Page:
Hopelessness of Non-Believers
Someone once said "I've seen enough people die to know that there is a remarkable difference between an evangelical Christian and anyone else". What follows are some last words of a few unbelievers:
Voltaire (French philosopher, died 1778): Voltaire once said of Jesus Christ, "Curse the wretch. In 20 years, Christianity will be no more. I will single handedly destroy what it took 12 apostles to build." The physician Trochim, attending Voltaire at his death, said that he cried out in desperation, "O Christ, O Jesus Christ, have mercy on me. I am abandoned by God and man. I shall go to Hell!" The physician recalled "The death of this infidel was a scene of horror that lay beyond the power of all exaggeration. A nurse who was present is reported to have said "I would not want to see another atheist die, even for all the wealth in Europe."
David Hume (Atheist and historian): Hume died in awful despair in 1776, crying out "I am in the flames!"
Thomas Paine (author of The Age of Reason, which expressed his disbelief in Christ and attacked the scriptures): Upon his death in 1809, he said "I would give worlds, if I had them, if the Age of Reason had never been published. O Lord, help me! Christ, help me! Stay with me! It is hell to be left alone!"
Sir Francis Newport (Earl of Bradford) To the fellow infidels gathered around his deathbed, he said "You need not tell me there is no God for I know there is one, and that I am in His presence! You need not tell me there is no hell. I feel myself already slipping. Wretches, cease your idle talk about there being hope for me! I know I am lost forever! Oh, that fire! Oh, the insufferable pangs of hell!"
Mohandas Gandhi (Hindu spiritual leader): For years, Ghandi taught about how Hinduism filled his soul and gave him peace, but shortly before his death, he wrote, "My days are numbered. I am not likely to live very long, perhaps a year or a little more. For the first time in fifty years I find myself in the slough of despond. All about me is darkness; I am praying for light."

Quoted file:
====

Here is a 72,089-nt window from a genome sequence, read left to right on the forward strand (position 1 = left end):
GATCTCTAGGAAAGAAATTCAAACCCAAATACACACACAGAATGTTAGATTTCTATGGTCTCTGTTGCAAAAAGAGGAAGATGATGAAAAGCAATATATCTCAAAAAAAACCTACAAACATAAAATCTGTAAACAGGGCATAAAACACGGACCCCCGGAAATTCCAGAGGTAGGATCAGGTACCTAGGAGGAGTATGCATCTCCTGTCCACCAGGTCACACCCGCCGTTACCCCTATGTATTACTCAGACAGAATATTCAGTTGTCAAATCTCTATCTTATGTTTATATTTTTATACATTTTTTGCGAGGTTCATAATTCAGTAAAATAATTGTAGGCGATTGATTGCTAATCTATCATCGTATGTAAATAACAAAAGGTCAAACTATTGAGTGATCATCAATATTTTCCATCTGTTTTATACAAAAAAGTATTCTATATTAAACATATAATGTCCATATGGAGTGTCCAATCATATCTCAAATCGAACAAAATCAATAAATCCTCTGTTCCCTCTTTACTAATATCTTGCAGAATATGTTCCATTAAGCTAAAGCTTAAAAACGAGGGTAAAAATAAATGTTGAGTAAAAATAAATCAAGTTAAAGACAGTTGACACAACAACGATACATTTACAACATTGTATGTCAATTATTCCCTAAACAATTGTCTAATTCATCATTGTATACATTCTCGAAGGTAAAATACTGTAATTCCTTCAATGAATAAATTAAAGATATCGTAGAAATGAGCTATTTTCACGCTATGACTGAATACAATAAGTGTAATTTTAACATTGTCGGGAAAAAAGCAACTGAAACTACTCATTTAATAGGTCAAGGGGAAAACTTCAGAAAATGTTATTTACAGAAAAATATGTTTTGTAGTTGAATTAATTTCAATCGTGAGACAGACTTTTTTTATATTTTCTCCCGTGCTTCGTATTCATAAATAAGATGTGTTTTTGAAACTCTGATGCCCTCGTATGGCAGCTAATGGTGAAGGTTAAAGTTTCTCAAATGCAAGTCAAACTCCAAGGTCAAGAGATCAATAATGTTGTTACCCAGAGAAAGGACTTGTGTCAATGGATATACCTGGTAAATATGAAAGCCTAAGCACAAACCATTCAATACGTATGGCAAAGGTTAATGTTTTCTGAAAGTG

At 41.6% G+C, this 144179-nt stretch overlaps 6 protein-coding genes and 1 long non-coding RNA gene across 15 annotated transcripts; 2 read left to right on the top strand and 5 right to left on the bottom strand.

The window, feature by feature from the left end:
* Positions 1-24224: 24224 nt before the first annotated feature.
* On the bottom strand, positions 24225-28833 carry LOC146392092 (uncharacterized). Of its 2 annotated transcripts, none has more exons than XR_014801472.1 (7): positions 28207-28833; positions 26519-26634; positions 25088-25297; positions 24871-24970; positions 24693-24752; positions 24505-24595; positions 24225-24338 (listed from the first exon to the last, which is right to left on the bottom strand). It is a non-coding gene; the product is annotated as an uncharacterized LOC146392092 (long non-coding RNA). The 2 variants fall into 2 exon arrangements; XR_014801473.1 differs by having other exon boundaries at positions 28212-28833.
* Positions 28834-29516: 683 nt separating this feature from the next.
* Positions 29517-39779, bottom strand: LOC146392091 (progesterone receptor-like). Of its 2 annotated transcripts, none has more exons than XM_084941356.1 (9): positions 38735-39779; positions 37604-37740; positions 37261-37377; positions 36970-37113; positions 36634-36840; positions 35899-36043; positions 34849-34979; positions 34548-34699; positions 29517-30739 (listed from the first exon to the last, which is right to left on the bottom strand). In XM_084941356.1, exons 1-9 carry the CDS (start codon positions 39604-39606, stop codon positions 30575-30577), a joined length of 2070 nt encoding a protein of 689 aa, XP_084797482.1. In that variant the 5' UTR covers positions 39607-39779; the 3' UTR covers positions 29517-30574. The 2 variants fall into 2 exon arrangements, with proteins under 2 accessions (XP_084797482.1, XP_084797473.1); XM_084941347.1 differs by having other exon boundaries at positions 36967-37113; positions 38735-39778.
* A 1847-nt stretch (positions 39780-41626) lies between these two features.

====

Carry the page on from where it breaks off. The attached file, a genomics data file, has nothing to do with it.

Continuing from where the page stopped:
Words from a Skeptic
Before we get to some quotes from believers, the following famous words were spoken by a grieving skeptic, Robert Ingersoll at his brother's grave on June 2, 1879:
Life is a narrow vale between the cold and barren peaks of two eternities. We strive in the vale to look beyond the heights. We cry aloud... and the only answer is the echo of our wailing cry. From the voiceless lips of the unreplying dead there comes no word.
But in the light of death, Hope sees a star and, listening, Love can hear the rustling of a wing. He who sleeps here when dying, mistaking the approach of death for the return of health, whispered with his latest breath. "I am better now".
Let us believe, in spite of doubts and fears, that these dear words are true of all the countless dead. Hope lights a candle instead of cursing the darkness.
Christian Views on Death
One of my heroes of the faith, the great pastor D James Kennedy, recently left his earthly body and went home to the Lord. In a sermon offered a few years ago, he spoke these words: